How did the NBA's international players fare during Olympics?

The USA finally got it right in an international tournament and is wearing the gold medal, but the folks at the NBA offices are probably just as happy. This was their dream Olympics, with fans in the league's most important overseas market fawning over their players and the Americans re-establishing their dominance over world hoops; that the silver and bronze medalists had large NBA contingents on their rosters is also worth noting (and the league's PR people undoubtedly will).

Come to think of it, the folks at FIBA can't be too unhappy either. This was easily the best-officiated international tournament I've seen -- not that there weren't a few mistakes along the way (a laughable backcourt violation against Lithuania's Sarunas Jasikevicius in the medal round stands out). Nonetheless, you generally knew what you were getting and the officiating seemed surprisingly agenda-free, a radical departure from the 2004 Games.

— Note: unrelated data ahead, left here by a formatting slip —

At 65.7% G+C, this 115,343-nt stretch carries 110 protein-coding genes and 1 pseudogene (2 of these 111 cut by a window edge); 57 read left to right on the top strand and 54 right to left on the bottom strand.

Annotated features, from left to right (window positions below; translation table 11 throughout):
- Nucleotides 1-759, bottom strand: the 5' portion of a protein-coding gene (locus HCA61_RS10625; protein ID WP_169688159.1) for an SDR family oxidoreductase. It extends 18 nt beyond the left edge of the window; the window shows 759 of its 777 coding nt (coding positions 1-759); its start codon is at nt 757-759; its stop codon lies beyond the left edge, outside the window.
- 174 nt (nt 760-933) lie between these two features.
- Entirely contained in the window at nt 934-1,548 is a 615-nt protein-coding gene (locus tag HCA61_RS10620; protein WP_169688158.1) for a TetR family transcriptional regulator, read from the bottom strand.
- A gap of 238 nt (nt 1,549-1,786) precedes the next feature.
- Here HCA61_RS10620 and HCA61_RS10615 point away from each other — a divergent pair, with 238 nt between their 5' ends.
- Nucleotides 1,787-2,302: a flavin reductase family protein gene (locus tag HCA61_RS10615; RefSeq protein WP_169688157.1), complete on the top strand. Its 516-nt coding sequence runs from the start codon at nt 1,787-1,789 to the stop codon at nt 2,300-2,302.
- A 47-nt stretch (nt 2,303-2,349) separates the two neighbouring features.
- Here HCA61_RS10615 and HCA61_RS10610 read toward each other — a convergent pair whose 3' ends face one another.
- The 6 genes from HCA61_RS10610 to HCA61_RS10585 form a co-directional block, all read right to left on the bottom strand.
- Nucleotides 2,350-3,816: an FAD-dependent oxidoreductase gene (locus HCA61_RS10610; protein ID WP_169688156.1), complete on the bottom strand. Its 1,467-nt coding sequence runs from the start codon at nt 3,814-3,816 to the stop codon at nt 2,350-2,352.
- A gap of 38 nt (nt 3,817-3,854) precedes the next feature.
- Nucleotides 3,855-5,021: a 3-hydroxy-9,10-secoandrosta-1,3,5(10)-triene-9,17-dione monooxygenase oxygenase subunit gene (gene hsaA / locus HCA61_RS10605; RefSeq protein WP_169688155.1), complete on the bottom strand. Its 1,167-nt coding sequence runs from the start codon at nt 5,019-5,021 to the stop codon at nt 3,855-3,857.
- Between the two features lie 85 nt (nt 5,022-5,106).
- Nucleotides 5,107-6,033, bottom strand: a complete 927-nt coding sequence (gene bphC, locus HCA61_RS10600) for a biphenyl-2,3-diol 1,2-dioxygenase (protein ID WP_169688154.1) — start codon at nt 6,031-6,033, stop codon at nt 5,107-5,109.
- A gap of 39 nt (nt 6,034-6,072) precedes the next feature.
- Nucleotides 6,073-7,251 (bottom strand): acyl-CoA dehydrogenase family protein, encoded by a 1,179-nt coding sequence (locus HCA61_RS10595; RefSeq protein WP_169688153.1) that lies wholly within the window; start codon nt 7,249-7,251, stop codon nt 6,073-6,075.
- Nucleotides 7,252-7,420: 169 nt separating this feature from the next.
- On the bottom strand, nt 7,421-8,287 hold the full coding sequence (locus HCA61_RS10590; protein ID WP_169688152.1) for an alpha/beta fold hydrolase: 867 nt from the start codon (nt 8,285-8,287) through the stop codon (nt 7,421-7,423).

And FIBA made another strong move with the announcement that it's extending its joke of a 3-point line to a more challenging distance. Several teams made a mockery of the current 20-foot, 6-inch distance in these Olympics, with the U.S. and Spain combining to shoot 21-for-45 from 3 in the gold-medal game and lowly Australia making 43 percent for the tournament.

But while the umbrella organizations are happy, I'm not sure their individual teams are. International tournaments are always a worry for pro teams because their assets are basically being loaned out for free -- and if the player is injured, they're out of luck. Oh sure, there's insurance to help pay for the contract, but the team ends up missing a key player and, under salary cap rules, can't replace him. It's kind of like lending your car to a buddy for a weekend, except that if it's totaled he doesn't owe you anything and you can't get a replacement.